News Release: Emory Healthcare , School of Medicine

Apr. 26,  2010

Emory's 12th Annual RB Picnic Celebrates Lives of Children Who Have Survived Cancer

News Article ImageThis special event will be held from 9 a.m. to 1:30 p.m. Saturday, May 8, at WD Thompson Park, off Mason Mill Road in Decatur.

The 12th annual RB Picnic, coordinated by Emory Eye Center, promises a day of fun and celebration for both the young patients and their families who have faced this formerly fatal childhood cancer of the eye called retinoblastoma (RB). This special event will be held from 9 a.m. to 1:30 p.m. Saturday, May 8, at WD Thompson Park, off Mason Mill Road in Decatur.

A tumor of the retina (the back of the eye), RB can be hereditary or non-hereditary. When hereditary, it can affect both eyes and sometimes other organs of the body, whereas the non-hereditary type will usually only affect one eye. RB mainly affects young children and occurs in one in 20,000 live births. In its most serious form, it can metastasize to other parts of the body, resulting in death. In decades past, RB often meant certain death for these children. Today's statistics are much more heartening. In fact, today more than 90 percent of RB children survive the disease.

"This will be my third RB Kids day, and each year it seems to get better, says Timothy W. Olsen, MD, director of the Emory Eye Center. "Our retinoblastoma program, under the direction of Dr. Baker Hubbard has evolved into a leading center of excellence in patient care for pediatric oncology. The picnic is a way to recognize the remarkable success in treatment of this disorder, plus a way to recognize the kids who are shining stars to all of us."

On May 8, some 45 to 60 young patients, typically ranging in ages from infancy to age 12, and their families, come from all over Georgia and the Southeast - and sometimes as far away as Europe. The highly anticipated day of celebration includes clowns, food, a pony rides and Happy Tails pet-assisted therapy.

"I really look forward to this event," says Baker Hubbard, MD, Emory Eye Center's pediatric retinal specialist who treats these children. "It is great fun to have all the children and families together in a non-medical atmosphere where we can all relax and enjoy the activities together." Hubbard has worked with RB children and their families since coming to Emory Eye Center in 2000.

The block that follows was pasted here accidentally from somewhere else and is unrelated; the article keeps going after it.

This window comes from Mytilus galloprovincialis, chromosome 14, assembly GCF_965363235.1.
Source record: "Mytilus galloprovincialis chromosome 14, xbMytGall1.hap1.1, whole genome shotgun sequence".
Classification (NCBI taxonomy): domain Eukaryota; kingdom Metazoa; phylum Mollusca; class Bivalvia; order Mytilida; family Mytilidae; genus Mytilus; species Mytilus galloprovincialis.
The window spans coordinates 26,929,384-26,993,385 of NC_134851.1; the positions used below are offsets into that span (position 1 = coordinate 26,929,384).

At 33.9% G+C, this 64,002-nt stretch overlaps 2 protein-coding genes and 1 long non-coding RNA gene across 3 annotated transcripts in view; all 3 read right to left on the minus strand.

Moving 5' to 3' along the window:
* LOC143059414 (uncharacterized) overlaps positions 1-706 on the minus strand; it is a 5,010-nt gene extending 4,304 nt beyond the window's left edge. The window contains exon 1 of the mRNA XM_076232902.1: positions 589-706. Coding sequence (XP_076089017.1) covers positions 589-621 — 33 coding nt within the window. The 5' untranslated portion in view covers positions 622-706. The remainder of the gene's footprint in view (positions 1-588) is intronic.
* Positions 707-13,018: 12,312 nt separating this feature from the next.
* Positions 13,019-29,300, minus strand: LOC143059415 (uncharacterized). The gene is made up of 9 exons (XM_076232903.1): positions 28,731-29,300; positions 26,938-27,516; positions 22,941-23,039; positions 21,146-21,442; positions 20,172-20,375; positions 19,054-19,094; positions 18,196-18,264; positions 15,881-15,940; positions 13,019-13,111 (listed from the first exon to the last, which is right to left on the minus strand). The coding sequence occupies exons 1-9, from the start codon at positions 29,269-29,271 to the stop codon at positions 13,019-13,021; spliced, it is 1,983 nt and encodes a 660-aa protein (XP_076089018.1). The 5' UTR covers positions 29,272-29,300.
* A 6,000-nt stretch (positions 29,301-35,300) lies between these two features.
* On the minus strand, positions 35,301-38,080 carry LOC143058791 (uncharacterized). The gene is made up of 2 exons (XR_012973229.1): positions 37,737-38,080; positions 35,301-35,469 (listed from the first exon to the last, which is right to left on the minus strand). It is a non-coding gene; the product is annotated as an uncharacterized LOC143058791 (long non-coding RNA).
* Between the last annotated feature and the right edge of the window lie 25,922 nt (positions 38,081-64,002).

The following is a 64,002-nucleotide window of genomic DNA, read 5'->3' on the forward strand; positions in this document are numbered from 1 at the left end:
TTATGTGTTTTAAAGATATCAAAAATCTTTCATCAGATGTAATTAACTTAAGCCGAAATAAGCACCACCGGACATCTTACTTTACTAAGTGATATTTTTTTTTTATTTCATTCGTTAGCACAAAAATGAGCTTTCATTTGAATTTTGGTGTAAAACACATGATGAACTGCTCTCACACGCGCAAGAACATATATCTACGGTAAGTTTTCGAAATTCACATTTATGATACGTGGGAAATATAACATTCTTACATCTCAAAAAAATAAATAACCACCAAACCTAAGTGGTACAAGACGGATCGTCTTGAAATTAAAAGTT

Rhonda Waldron, diagnostic echographer at the Emory Eye Center, who organizes the RB Picnic each year, says, "This event is so special because it provides those parents who may have a child with newly diagnosed retinoblastoma the realization that this disease can have an outcome that is extremely positive. Even in the event that their child has to have an enucleation (removal of the eye), by coming to RB Kids Day these parents have the opportunity to meet other families and share their experiences.

"They get to witness for themselves how great the other children look cosmetically with their prosthetic eyes, and even more importantly, see that these are normal, happy, playful children," she notes. "By meeting the more experienced parents who have successfully dealt with their child's diagnosis, they see that there is so much to be hopeful about. And the kids all have a great time!" she says.


WHO: Children who have survived Retinoblastoma, and their families, and Emory Eye Center staff

WHEN: Saturday, May 8 9 a.m. to 1:30 p.m.

WHERE: WD Thompson Park 1760 Mason Mill Rd. Decatur, GA

MEDIA: If you would like to interview a family, contact Joy Bell by May 1 at 404-778-3711.

Emory Eye Center has a mission to conduct pioneering research into blinding eye diseases, to educate and train eye professionals, and to provide excellent patient care. The Department includes 33 ophthalmologists, eight optometrists, 11 basic scientists, 11 post-doctoral fellows, and nine researchers in other Emory departments who hold joint appointments in the Emory University School of medicine's Department of Ophthalmology. Ophthalmology research is supported by current NIH funding of $20 million through 2010. The Department remains in the top rankings (#9 - 2009) by U.S. News & World Report for the 14 years the magazine has held a ranking for Ophthalmology. It also ranks in the Top Ten in the peer-reviewed Ophthalmology Times annual report.


The Robert W. Woodruff Health Sciences Center of Emory University is an academic health science and service center focused on missions of teaching, research, health care and public service.

Learn more about Emory’s health sciences:
Twitter: @emoryhealthsci

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